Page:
A recent report by YCP Solidiance, an international consulting firm, highlights the ESG risks faced by most Southeast Asian nations as the recovery from the pandemic slows down. According to the report, Singapore stands out as the only country in the region with a low ESG risk score of 34.9.
On the other hand, Cambodia, Myanmar, and Laos have higher ESG risk scores of over 50, particularly concerning their sustainability targets. Thailand falls in the medium-risk category, scoring 43.1. In response, the Thai Energy Ministry has set ambitious goals, aiming to increase the share of renewable energy to 50% of the electricity generation mix by 2050, achieve carbon neutrality by 2050, and attain net-zero greenhouse gas (GHG) emissions by 2065.
The report underscores the substantial and interconnected ESG challenges confronted by the region, highlighting the importance of government coordination and alignment among Southeast Asian countries. Additionally, the survey conducted by YCP brings to light that companies in Southeast Asia are still trailing their American and European counterparts when it comes to achieving emissions reduction targets and reducing the percentage of carbon dioxide emissions.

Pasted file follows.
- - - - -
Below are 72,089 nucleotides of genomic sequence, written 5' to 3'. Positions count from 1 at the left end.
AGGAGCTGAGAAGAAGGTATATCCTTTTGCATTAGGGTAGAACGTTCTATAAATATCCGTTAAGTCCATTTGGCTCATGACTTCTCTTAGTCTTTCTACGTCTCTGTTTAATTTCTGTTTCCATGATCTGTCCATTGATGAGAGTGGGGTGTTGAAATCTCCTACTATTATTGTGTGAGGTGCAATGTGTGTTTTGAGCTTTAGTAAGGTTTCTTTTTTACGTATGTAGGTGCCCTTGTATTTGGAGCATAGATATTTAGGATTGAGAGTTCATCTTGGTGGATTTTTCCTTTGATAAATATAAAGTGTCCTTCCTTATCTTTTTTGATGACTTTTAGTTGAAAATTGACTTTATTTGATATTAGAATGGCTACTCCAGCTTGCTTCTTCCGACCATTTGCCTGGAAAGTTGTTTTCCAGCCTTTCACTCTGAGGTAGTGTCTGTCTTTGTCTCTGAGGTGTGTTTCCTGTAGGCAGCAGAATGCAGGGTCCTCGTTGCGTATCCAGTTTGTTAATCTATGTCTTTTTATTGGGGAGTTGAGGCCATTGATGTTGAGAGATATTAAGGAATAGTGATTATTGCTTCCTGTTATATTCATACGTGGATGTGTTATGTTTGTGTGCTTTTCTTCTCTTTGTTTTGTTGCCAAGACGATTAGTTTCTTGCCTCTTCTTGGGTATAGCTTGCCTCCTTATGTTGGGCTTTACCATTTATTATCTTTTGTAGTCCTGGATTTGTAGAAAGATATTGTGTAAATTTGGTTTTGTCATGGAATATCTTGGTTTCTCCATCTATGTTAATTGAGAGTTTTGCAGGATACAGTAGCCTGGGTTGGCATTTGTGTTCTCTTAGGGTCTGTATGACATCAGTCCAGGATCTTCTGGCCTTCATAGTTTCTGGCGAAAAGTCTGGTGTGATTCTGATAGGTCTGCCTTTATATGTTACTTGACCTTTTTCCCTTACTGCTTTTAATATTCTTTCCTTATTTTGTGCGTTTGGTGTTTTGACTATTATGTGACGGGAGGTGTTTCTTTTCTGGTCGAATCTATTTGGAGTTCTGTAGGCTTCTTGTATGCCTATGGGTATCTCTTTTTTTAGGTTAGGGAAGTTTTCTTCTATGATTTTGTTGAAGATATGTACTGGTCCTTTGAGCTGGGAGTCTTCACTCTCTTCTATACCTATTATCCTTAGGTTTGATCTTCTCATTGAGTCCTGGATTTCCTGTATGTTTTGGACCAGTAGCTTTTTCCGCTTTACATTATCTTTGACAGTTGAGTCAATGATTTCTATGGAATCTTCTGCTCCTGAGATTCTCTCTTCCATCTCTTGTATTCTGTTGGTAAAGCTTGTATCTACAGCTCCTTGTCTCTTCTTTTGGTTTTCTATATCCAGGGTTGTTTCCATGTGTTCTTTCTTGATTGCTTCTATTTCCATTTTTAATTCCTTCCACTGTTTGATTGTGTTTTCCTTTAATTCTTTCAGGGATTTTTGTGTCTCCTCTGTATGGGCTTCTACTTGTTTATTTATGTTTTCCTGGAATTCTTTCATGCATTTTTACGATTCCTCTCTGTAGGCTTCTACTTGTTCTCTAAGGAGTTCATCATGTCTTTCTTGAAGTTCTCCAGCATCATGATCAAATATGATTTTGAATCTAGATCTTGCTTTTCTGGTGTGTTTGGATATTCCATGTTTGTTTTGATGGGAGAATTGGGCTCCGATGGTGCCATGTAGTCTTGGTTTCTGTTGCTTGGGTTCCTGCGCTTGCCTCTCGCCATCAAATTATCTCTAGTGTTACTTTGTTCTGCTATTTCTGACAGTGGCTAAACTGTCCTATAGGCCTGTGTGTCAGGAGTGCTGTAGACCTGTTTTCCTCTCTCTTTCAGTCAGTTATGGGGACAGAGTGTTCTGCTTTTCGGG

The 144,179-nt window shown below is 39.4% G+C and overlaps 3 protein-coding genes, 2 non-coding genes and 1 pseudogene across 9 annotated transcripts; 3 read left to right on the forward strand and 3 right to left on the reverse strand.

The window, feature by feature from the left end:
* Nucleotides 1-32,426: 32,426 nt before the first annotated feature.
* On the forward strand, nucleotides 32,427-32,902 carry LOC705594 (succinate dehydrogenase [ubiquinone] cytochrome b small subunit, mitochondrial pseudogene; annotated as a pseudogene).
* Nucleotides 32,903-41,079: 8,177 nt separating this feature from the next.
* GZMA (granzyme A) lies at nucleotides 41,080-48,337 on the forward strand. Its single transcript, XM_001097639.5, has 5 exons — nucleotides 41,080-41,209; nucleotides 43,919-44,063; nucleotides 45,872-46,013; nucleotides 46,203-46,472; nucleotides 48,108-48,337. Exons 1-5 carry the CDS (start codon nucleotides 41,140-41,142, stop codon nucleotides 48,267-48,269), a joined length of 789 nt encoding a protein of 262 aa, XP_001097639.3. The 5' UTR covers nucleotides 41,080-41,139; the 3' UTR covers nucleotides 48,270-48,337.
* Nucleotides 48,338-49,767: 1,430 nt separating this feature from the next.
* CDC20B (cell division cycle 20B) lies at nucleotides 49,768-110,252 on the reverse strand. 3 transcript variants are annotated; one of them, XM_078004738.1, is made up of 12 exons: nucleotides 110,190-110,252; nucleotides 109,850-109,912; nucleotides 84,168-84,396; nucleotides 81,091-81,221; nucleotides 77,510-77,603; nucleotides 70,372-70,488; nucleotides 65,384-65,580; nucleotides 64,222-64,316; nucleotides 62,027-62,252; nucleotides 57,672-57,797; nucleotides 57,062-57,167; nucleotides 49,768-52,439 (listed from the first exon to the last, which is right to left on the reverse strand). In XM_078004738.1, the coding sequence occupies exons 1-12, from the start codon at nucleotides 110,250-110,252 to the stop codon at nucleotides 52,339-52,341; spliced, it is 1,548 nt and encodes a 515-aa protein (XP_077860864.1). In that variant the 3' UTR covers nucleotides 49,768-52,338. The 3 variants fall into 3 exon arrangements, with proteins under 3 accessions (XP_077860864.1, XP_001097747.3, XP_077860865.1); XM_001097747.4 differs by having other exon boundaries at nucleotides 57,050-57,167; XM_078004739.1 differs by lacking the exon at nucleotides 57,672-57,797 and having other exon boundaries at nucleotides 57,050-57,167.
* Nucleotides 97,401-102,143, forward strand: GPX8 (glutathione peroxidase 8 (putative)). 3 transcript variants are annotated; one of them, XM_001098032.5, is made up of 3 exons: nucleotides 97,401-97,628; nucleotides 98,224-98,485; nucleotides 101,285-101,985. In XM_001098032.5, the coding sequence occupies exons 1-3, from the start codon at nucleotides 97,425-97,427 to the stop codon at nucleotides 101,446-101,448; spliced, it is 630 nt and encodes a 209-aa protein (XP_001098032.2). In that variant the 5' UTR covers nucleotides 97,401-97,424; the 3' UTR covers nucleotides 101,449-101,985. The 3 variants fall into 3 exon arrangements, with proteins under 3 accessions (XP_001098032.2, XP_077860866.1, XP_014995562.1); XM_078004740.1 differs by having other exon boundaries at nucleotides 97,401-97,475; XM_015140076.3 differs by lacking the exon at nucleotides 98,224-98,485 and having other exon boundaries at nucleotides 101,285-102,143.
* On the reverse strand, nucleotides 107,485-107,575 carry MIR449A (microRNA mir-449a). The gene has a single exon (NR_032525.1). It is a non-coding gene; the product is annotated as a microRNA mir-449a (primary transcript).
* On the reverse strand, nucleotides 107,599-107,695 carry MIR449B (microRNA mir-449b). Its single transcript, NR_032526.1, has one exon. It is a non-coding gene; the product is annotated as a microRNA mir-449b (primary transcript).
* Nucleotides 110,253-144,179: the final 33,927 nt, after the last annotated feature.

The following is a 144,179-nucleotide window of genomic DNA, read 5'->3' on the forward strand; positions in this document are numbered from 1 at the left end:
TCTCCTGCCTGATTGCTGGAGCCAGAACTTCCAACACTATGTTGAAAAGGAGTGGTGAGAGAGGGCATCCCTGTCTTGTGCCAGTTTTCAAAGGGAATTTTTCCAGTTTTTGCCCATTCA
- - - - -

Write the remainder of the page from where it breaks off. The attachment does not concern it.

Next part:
Furthermore, the report reveals that only Malaysia (68.8%), Thailand (66%), and Singapore (58.6%) have a notable proportion of companies implementing environmental supply chain policies.
A joint report by Bain & Company, Temasek, and Microsoft in 2022 revealed that non-renewable sources contribute to 85% of the region's primary energy supply, while carbon dioxide emissions are projected to increase by up to 2,400 tonnes by 2040.
Despite governments in Southeast Asia committing to achieve net-zero emissions between 2050 and 2065 following the Paris Agreement, a 2022 UN report states that the region is not on track to meet any of the 17 sustainable development goal targets by 2030. The report attributes this shortfall to higher income levels in the region, leading to increased material footprint and consumption. Unsustainable consumption patterns have resulted in a significant rise in GHG emissions, exacerbating the climate emergency in the area.